From a practical perspective, it’s been found that natural language processing (NLP) techniques can be used to more accurately analyze and assess the customer comments and classify them. Enghouse’s experience has shown that by leveraging semantic analysis, and industry-specific linguistics, terminologies, phraseologies and other proprietary algorithms and processing, NLP can better identify what the customer is experiencing and then, it can propose a possible solution from a specific set of options.

A typical example would be to use that extracted insight to interface with an associated knowledge base and then recommend a process, script, or document to help deal with the situation or need at hand. In addition, by using reinforced learning with the knowledge base, over time the proposed answers will significantly improve their relevance as more data (both positively and negatively ranked) is categorized.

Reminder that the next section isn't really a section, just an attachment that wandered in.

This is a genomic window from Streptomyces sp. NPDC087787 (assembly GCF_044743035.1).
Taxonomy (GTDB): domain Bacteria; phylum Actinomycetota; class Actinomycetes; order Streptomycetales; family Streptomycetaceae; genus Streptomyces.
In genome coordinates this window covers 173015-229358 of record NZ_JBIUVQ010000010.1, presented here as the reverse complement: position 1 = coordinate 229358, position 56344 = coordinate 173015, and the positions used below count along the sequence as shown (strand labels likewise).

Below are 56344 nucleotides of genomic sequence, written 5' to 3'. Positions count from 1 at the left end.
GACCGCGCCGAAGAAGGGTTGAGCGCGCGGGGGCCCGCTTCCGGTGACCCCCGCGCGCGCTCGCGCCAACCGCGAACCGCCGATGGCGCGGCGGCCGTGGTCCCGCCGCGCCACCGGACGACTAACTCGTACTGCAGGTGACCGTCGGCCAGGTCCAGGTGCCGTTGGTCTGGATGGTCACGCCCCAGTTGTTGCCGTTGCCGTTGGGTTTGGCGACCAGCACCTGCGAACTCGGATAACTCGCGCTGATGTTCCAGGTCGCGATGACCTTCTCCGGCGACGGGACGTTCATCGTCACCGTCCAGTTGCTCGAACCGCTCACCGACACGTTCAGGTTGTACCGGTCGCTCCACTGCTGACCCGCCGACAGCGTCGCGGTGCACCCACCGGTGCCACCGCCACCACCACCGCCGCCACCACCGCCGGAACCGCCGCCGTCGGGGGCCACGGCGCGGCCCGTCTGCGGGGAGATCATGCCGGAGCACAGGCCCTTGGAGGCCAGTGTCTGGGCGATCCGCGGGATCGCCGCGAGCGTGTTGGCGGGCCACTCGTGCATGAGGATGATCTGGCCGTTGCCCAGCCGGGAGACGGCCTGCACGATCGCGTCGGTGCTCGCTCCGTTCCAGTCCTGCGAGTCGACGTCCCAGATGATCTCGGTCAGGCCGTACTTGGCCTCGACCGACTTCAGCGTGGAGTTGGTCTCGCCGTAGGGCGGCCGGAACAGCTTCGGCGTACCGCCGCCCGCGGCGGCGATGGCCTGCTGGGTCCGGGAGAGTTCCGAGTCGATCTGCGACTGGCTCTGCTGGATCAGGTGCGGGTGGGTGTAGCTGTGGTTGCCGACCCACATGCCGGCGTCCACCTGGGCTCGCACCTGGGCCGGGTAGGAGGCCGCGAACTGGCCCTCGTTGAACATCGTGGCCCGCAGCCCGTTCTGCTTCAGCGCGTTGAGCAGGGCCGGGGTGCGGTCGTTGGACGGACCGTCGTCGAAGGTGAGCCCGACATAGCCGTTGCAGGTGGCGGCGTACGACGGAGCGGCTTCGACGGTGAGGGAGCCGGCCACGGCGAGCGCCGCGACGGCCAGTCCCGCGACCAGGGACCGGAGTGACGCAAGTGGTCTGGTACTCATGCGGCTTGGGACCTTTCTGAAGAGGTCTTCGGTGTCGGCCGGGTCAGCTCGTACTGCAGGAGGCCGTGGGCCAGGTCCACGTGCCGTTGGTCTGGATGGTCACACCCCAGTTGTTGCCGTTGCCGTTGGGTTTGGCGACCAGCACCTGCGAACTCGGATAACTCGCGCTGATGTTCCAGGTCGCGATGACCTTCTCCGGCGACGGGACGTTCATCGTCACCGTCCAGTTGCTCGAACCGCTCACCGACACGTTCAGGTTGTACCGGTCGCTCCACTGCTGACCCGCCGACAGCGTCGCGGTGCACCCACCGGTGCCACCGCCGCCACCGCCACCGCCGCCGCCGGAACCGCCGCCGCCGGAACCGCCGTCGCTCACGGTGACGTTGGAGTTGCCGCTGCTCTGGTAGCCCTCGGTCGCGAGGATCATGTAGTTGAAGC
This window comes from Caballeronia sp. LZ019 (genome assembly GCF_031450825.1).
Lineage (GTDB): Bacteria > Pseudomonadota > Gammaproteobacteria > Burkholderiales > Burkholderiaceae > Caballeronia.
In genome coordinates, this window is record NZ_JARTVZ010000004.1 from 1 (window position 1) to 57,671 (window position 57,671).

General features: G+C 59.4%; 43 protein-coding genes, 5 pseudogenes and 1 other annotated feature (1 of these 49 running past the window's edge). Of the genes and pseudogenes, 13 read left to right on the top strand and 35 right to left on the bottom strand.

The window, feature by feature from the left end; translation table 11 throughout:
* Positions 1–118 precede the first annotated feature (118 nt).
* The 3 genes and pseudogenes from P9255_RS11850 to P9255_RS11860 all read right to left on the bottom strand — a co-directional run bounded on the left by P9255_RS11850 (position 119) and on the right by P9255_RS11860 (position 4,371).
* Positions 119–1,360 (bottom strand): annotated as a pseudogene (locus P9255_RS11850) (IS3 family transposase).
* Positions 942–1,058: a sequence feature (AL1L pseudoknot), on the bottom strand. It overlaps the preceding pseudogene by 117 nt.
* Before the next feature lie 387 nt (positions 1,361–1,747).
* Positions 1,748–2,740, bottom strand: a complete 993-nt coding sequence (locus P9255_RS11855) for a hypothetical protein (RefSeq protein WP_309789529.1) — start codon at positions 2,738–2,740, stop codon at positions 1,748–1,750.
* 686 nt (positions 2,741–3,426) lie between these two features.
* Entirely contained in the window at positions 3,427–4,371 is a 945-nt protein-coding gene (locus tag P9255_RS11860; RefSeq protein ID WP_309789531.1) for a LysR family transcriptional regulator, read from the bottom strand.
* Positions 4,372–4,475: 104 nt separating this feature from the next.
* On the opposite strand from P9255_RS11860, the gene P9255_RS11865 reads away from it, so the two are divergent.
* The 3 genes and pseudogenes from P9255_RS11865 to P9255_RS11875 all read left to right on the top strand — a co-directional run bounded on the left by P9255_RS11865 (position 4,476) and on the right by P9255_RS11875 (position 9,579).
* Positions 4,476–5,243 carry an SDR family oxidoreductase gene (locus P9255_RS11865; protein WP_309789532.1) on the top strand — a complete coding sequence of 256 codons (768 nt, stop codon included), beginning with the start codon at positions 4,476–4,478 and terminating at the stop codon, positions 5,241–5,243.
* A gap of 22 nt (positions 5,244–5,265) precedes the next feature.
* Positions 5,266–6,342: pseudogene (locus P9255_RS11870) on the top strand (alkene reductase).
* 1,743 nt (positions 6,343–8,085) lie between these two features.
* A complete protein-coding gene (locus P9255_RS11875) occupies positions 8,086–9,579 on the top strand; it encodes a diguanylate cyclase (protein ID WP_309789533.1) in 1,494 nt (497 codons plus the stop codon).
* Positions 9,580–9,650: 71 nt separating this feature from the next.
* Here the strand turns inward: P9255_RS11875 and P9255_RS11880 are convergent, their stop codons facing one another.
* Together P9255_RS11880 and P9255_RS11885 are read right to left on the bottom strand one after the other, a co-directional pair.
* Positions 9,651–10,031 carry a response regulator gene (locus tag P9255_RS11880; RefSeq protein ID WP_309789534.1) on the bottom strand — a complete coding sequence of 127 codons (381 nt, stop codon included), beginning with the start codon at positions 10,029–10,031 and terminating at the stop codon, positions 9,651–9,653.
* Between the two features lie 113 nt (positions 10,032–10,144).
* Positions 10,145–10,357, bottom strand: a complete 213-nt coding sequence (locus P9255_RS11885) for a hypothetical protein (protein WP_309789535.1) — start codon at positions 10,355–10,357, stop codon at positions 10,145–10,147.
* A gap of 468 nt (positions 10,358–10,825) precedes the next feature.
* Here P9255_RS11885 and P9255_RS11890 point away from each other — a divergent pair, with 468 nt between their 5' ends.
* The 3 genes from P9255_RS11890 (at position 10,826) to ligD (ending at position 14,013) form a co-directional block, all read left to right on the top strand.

The Reality Today:  Limited Information and Comprehension = Probable Options

The broad promise of AI has existed for over 70 years when the first computer and computing processes were developed by Presper Eckert (Univac, late ’40s) and then furthered by Alan Turing (Turing Machine, 1950)…but yet, they remain unfulfilled. AI struggles with broad comprehension and being able to discern overarching intent and meaning.

The limiting factor is not just the need to use large enough datasets, it’s AI’s inability to contextualize the information and understand the interrelationships and interplay of words and inferences – in the way that humans do.

The Limitations: Data Needs Context

In this film clip(2) from «La Femme du Boulanger  (The Baker’s Wife)«  we see and hear that the baker is scolding his cat while speaking lovingly to his wife …yet we humans understand that the baker is actually scolding his wife through his comments to the cat while deferring to his wife.

AI today does not.

It sees 2 people, at a table, can possibly infer their gender, and notes that there is some sound from the image.

Why the Difference?